Buying a business

Things to think about

Buying a business is major investment decision, so it is critical you prepare yourself properly for this process so that you make the right decisions along the way. Here are some tips:

  • Work out how much time you must commit to fully investigate what opportunities are available. Commit to a deadline and be disciplined in your search efforts.

  • Get your financial position established early. List your assets and liabilities and assess your net worth. Any funder you approach will require this information.

  • Establish with absolute certainty how much of your cash you are prepared to invest.

  • Don’t look at businesses you can’t afford. As the majority of business purchases involve an element of funding, understand how much cash you have and how much funding you can raise and only look at businesses in that range.

  • Educate yourself on the buying process to ensure you have the knowledge to buy the right business. Properly prepared, well informed buyers are the ones who acquire the good businesses, the others get the lemons.

  • Talk to one of our business brokers, tap into their database of businesses that are available and get a clear understanding of the value of any businesses you are interested in and how that value was arrived at.

Understanding how different business appraisal and valuation methods work will help you in determining your offer price for a business.

The business buying process

Once you have identified what businesses are available and might be right for you then the serious work begins.

Under the Real Estate Agents Act 2008, Bayleys agents are required to appraise a business for sale prior to entering into an agency agreement to sell it. An appraisal is different from a valuation but uses similar methodologies. In preparing an appraisal, a business broker will use various approaches and methods to establish a value for the business and often the range at which offers are likely to be received. A range is relevant because every business buyer has a different motivation. A potential purchaser’s assessment of the value of a business will be based on how they intend to use it.

This appraisal will then be discussed with the business owner to gain agreement on the value of the business and the possible range within which the business may sell. While the appraisal is confidential between the agent and the seller, it does mean that all businesses listed with Bayleys have gone through a rigorous assessment and appraisal process. Rest assured, Bayleys’ experienced business brokers will not be wasting theirs or your time with vendors who have unrealistic expectations re their business’ worth.

Achieving a successful outcome in your search for a business will be helped by an understanding of the sales process and in particular:

  • How an agency agreement works

  • Methods of sale

  • Information can you expect to receive and confidentiality agreements

  • Presenting offers

  • Due diligence

  • Concluding the sale


Here are some frequently asked questions by purchasers of businesses:

  • Who is the typical vendor of a business?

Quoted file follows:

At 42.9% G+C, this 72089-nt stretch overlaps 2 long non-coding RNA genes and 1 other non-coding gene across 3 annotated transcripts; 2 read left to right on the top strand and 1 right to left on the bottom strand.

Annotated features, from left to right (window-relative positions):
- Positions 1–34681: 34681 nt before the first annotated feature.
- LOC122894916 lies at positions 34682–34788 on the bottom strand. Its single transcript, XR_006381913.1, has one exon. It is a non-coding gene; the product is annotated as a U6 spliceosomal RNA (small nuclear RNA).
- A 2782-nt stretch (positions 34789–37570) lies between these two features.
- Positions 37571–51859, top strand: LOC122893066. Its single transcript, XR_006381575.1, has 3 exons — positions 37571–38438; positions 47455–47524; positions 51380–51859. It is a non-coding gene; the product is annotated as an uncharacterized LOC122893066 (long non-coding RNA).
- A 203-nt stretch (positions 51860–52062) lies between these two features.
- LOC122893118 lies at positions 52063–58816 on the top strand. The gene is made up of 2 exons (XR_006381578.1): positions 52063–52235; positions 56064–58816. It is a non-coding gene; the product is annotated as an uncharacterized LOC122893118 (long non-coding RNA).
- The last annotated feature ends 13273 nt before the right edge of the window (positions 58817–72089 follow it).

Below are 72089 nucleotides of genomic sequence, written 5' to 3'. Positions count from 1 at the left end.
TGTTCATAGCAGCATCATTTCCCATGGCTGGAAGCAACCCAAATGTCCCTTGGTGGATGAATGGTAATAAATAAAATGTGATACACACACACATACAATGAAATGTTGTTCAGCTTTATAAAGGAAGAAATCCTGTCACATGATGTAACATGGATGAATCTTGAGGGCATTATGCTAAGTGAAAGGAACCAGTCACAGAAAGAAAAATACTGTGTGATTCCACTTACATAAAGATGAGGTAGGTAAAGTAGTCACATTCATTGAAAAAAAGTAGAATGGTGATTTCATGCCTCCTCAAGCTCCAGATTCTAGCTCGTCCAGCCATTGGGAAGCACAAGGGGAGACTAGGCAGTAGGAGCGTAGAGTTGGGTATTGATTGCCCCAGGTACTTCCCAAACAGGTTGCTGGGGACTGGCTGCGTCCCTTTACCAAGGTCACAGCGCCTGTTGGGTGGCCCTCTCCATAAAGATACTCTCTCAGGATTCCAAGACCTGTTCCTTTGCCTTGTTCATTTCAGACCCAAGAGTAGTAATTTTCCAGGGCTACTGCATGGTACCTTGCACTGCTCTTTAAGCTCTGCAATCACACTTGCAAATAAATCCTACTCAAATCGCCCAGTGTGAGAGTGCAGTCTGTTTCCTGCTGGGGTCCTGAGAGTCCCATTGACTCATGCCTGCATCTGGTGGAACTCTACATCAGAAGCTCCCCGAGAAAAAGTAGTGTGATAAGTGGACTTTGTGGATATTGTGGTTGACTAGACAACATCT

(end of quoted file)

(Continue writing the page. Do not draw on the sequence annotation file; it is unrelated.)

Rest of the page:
• There will be a number of reasons why a business is up for sale and there isn’t any one typical seller. However, around two thirds of the vendors that Bayleys deals with are “baby boomers” aged over 55 looking for an “exit strategy” from businesses that they will in many instances have owned for a long time. In many cases, they will have built up a very successful business and have a wealth of knowledge and important contacts within their industry. In some instances, they may be prepared to stay on and help with the transition process or continue on a consultancy basis.

    As the baby boomer bulge gets bigger, they are likely to make up an even larger proportion of sellers - offering some great opportunities for buyers.

  • Will I able to secure finance to buy a business?

  • Most business acquisitions involve a degree of leveraging and banks are currently competing aggressively in the business sales market given the economy is performing well which means the business sector is generally also performing well.

    However, expect financiers to want to undertake a substantial amount of their own “due diligence” both on the business you are looking to buy and on yourself. They will want details on your past business experience and what sort of assets you have should they require additional security.

    Bayleys business brokers have built up strong relationships in the banking sector and can assist with introductions if required.

  • What sort of advice should I get before buying a business?

  • Obviously getting good legal and accounting/business/financial advisory advice is essential.

    We would recommend you use a lawyer or firm specialising in commercial law with a well-established track record in business sales and acquisitions.

    Likewise it is important to utilise an accountant/business adviser experienced in this area to assist you with your due diligence. A good financial adviser is “gold” both in guiding you through the acquisition process and then in adding value to that business once you have bought it.

    Again, Bayleys can assist with introductions to advisers who we know from experience are good operators and will offer sound advice.

  • What can I expect from a Bayleys business broker?

  • We are vendors’ agents which means we act, and have a fiduciary responsibility to act, on their behalf and in their best interests.

    However, every successful transaction requires two parties and satisfying buyers’ requirements as far as is practicably possible is an important part of the equation. We will listen to and take on board what you are wanting to achieve in the negotiation process and relay this to the vendor.

    An important part of our role as negotiators is to endeavour to get the possible result for both parties.